While completing his degree, Schendt was promoted to leadership. He now serves as the Director of Programs for the Salvation Army’s Kroc Center, a community recreational facility in Green Bay.
A Playbook for Success
Schendt feels he got everything he wanted from his online program at UW-Parkside, as well as what he needed. “It’s made me more well-rounded at a level that I really strive for,” he said. “It is such a strong program.”
“Every class was a different experience and was wonderful in its own way,” he noted, but a few courses stood out. Sports Law helped Schendt analyze the risks and safety issues for large events, and Sports Research and Analysis Methodology expanded his capacity for data-driven decision-making.
Revenue Generation and Sales in Sports Organizations also helped him build skills that were directly applicable to his job duties at the Salvation Army, giving him additional confidence as a leader.
Schendt credits much of his growth and advancement to UW-Parkside’s professors, and their investment in helping online students shine.
“Since class sizes were small, all the professors were so supportive,” he said. “I would have almost weekly one-on-ones with each of them.”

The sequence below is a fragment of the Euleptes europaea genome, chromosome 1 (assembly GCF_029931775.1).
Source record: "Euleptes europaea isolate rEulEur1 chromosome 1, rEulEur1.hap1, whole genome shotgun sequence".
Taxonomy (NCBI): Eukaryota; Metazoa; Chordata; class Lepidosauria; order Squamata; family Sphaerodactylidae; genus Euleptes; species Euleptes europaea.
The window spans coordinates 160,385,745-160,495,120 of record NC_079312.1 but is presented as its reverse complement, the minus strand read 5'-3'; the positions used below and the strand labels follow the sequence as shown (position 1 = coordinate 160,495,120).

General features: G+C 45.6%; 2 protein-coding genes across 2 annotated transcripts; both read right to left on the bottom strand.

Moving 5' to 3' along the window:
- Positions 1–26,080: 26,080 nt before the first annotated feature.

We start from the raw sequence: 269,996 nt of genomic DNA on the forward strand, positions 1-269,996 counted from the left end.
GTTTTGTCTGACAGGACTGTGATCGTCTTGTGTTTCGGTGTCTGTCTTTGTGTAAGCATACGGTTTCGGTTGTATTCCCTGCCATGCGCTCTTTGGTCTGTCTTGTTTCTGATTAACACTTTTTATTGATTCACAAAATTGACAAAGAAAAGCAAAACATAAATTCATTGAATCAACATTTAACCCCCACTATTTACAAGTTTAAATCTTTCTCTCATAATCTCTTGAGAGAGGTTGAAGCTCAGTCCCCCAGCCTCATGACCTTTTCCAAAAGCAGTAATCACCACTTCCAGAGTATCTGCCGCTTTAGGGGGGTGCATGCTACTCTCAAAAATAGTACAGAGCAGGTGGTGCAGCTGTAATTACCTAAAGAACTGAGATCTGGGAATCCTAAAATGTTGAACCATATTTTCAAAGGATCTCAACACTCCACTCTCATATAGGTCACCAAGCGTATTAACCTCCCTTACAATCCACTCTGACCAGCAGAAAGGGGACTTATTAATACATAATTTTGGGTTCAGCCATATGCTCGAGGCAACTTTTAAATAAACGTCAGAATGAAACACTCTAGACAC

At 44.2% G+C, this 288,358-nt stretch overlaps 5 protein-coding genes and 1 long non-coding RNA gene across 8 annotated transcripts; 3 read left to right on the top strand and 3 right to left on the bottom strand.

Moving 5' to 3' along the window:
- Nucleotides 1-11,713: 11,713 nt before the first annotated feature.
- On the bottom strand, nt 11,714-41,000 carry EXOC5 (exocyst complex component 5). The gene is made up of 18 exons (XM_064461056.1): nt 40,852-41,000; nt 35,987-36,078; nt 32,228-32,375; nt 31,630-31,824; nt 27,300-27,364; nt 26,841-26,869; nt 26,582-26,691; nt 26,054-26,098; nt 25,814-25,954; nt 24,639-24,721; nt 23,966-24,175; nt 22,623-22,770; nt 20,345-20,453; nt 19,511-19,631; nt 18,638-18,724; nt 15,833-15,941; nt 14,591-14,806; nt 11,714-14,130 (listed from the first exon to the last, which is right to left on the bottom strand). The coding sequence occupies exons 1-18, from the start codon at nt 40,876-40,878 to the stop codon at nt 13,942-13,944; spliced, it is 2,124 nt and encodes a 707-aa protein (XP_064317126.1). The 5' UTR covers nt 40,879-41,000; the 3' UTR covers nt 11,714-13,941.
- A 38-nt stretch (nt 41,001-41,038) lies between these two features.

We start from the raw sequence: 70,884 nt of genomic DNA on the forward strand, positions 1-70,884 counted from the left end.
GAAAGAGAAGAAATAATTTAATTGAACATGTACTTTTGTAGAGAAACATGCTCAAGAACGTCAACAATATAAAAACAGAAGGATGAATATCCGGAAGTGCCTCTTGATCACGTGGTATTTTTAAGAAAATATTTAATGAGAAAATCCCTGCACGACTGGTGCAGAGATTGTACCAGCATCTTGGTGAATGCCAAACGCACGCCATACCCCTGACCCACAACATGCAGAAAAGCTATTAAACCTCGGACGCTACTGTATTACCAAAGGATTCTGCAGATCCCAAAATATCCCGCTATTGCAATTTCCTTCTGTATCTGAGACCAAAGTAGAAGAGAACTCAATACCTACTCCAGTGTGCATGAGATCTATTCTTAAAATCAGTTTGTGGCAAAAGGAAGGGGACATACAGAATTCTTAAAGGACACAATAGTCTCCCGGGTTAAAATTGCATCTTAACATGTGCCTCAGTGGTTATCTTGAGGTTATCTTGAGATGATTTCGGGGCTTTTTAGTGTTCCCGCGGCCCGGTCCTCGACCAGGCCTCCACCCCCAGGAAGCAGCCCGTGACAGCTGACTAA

After graduation, he wrote a long letter to each of his instructors, thanking them individually for their knowledge and support. He says that’s how much the program meant to him. “I was just really grateful for it. I would do it again in a heartbeat,” he added.
Schendt is considering earning his doctorate in the future, but for now he’s happy to reflect on all he’s accomplished so far. He encourages others thinking about an online master’s in sports management to go forward boldly, as he did, and make it happen.
“It’s never too late to bet on yourself,” he advised, “and education is such a great way of doing that.”
Learn more about UW-Parkside’s online Master of Science in Sport Management program.